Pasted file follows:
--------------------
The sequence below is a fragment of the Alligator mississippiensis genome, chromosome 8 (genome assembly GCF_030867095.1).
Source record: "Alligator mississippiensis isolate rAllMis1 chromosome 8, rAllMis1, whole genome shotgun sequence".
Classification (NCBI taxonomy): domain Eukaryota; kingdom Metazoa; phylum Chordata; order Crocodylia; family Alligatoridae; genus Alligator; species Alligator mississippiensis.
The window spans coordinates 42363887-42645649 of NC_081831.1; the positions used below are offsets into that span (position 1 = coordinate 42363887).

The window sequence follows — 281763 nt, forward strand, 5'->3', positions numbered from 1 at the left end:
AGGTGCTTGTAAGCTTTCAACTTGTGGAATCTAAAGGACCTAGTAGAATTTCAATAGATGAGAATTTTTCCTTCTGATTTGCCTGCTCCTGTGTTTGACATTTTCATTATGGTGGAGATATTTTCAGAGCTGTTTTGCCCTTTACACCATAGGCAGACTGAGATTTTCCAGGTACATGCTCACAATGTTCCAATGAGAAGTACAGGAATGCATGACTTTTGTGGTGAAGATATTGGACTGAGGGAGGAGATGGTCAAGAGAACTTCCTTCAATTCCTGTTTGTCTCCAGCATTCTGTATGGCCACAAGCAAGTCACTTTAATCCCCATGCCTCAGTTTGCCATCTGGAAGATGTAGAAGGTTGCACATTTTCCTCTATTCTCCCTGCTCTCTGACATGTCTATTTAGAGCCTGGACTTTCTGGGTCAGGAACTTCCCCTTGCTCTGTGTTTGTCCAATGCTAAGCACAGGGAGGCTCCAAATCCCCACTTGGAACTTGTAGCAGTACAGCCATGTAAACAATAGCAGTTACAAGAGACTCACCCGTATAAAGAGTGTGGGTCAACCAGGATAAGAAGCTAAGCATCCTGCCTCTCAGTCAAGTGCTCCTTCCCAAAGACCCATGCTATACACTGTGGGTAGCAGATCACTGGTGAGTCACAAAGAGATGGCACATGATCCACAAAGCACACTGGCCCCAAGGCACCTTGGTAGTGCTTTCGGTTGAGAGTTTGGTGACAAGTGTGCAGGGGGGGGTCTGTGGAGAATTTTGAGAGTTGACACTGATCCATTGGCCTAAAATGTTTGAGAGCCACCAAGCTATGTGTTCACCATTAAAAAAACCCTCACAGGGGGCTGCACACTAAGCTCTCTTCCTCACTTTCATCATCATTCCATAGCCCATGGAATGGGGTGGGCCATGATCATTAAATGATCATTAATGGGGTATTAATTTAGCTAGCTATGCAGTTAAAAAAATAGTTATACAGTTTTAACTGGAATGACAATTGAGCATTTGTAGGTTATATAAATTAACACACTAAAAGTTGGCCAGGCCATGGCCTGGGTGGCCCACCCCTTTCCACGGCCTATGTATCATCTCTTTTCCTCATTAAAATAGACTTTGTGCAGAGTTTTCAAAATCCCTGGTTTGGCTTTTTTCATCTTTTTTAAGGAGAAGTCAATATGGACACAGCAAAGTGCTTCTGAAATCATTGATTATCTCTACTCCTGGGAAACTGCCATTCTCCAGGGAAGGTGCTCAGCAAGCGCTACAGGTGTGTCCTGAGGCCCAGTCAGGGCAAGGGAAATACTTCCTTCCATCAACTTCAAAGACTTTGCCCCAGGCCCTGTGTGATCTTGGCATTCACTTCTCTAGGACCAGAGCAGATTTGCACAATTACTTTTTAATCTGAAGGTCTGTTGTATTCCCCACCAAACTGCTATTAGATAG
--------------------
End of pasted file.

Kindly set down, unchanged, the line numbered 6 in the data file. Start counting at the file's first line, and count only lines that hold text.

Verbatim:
AGGTGCTTGTAAGCTTTCAACTTGTGGAATCTAAAGGACCTAGTAGAATTTCAATAGATGAGAATTTTTCCTTCTGATTTGCCTGCTCCTGTGTTTGACATTTTCATTATGGTGGAGATATTTTCAGAGCTGTTTTGCCCTTTACACCATAGGCAGACTGAGATTTTCCAGGTACATGCTCACAATGTTCCAATGAGAAGTACAGGAATGCATGACTTTTGTGGTGAAGATATTGGACTGAGGGAGGAGATGGTCAAGAGAACTTCCTTCAATTCCTGTTTGTCTCCAGCATTCTGTATGGCCACAAGCAAGTCACTTTAATCCCCATGCCTCAGTTTGCCATCTGGAAGATGTAGAAGGTTGCACATTTTCCTCTATTCTCCCTGCTCTCTGACATGTCTATTTAGAGCCTGGACTTTCTGGGTCAGGAACTTCCCCTTGCTCTGTGTTTGTCCAATGCTAAGCACAGGGAGGCTCCAAATCCCCACTTGGAACTTGTAGCAGTACAGCCATGTAAACAATAGCAGTTACAAGAGACTCACCCGTATAAAGAGTGTGGGTCAACCAGGATAAGAAGCTAAGCATCCTGCCTCTCAGTCAAGTGCTCCTTCCCAAAGACCCATGCTATACACTGTGGGTAGCAGATCACTGGTGAGTCACAAAGAGATGGCACATGATCCACAAAGCACACTGGCCCCAAGGCACCTTGGTAGTGCTTTCGGTTGAGAGTTTGGTGACAAGTGTGCAGGGGGGGGTCTGTGGAGAATTTTGAGAGTTGACACTGATCCATTGGCCTAAAATGTTTGAGAGCCACCAAGCTATGTGTTCACCATTAAAAAAACCCTCACAGGGGGCTGCACACTAAGCTCTCTTCCTCACTTTCATCATCATTCCATAGCCCATGGAATGGGGTGGGCCATGATCATTAAATGATCATTAATGGGGTATTAATTTAGCTAGCTATGCAGTTAAAAAAATAGTTATACAGTTTTAACTGGAATGACAATTGAGCATTTGTAGGTTATATAAATTAACACACTAAAAGTTGGCCAGGCCATGGCCTGGGTGGCCCACCCCTTTCCACGGCCTATGTATCATCTCTTTTCCTCATTAAAATAGACTTTGTGCAGAGTTTTCAAAATCCCTGGTTTGGCTTTTTTCATCTTTTTTAAGGAGAAGTCAATATGGACACAGCAAAGTGCTTCTGAAATCATTGATTATCTCTACTCCTGGGAAACTGCCATTCTCCAGGGAAGGTGCTCAGCAAGCGCTACAGGTGTGTCCTGAGGCCCAGTCAGGGCAAGGGAAATACTTCCTTCCATCAACTTCAAAGACTTTGCCCCAGGCCCTGTGTGATCTTGGCATTCACTTCTCTAGGACCAGAGCAGATTTGCACAATTACTTTTTAATCTGAAGGTCTGTTGTATTCCCCACCAAACTGCTATTAGATAG